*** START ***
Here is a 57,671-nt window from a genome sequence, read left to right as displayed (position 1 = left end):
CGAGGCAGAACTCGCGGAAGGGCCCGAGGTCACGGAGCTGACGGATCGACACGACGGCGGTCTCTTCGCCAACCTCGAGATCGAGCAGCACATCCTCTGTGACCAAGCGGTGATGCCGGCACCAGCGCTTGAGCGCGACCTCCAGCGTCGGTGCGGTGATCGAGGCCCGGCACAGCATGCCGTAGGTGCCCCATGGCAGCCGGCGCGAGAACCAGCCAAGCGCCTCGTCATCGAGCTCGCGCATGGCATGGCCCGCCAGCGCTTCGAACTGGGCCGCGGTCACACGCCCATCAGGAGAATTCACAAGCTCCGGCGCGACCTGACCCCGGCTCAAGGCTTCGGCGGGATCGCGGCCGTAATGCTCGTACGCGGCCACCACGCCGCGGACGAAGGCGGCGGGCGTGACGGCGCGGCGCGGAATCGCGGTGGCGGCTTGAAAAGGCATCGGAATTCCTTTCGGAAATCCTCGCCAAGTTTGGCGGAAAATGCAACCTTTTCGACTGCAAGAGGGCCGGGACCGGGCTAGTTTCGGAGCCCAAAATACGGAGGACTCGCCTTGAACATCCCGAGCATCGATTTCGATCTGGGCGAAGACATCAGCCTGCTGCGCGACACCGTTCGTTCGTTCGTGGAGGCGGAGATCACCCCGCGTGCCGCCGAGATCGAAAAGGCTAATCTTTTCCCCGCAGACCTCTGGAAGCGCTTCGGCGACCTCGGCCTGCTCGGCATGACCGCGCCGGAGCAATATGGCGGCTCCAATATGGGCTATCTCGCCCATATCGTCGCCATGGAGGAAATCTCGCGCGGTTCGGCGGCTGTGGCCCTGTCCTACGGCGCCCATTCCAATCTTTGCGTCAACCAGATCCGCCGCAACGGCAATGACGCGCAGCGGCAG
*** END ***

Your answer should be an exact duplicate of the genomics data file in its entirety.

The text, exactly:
Here is a 57,671-nt window from a genome sequence, read left to right as displayed (position 1 = left end):
CGAGGCAGAACTCGCGGAAGGGCCCGAGGTCACGGAGCTGACGGATCGACACGACGGCGGTCTCTTCGCCAACCTCGAGATCGAGCAGCACATCCTCTGTGACCAAGCGGTGATGCCGGCACCAGCGCTTGAGCGCGACCTCCAGCGTCGGTGCGGTGATCGAGGCCCGGCACAGCATGCCGTAGGTGCCCCATGGCAGCCGGCGCGAGAACCAGCCAAGCGCCTCGTCATCGAGCTCGCGCATGGCATGGCCCGCCAGCGCTTCGAACTGGGCCGCGGTCACACGCCCATCAGGAGAATTCACAAGCTCCGGCGCGACCTGACCCCGGCTCAAGGCTTCGGCGGGATCGCGGCCGTAATGCTCGTACGCGGCCACCACGCCGCGGACGAAGGCGGCGGGCGTGACGGCGCGGCGCGGAATCGCGGTGGCGGCTTGAAAAGGCATCGGAATTCCTTTCGGAAATCCTCGCCAAGTTTGGCGGAAAATGCAACCTTTTCGACTGCAAGAGGGCCGGGACCGGGCTAGTTTCGGAGCCCAAAATACGGAGGACTCGCCTTGAACATCCCGAGCATCGATTTCGATCTGGGCGAAGACATCAGCCTGCTGCGCGACACCGTTCGTTCGTTCGTGGAGGCGGAGATCACCCCGCGTGCCGCCGAGATCGAAAAGGCTAATCTTTTCCCCGCAGACCTCTGGAAGCGCTTCGGCGACCTCGGCCTGCTCGGCATGACCGCGCCGGAGCAATATGGCGGCTCCAATATGGGCTATCTCGCCCATATCGTCGCCATGGAGGAAATCTCGCGCGGTTCGGCGGCTGTGGCCCTGTCCTACGGCGCCCATTCCAATCTTTGCGTCAACCAGATCCGCCGCAACGGCAATGACGCGCAGCGGCAG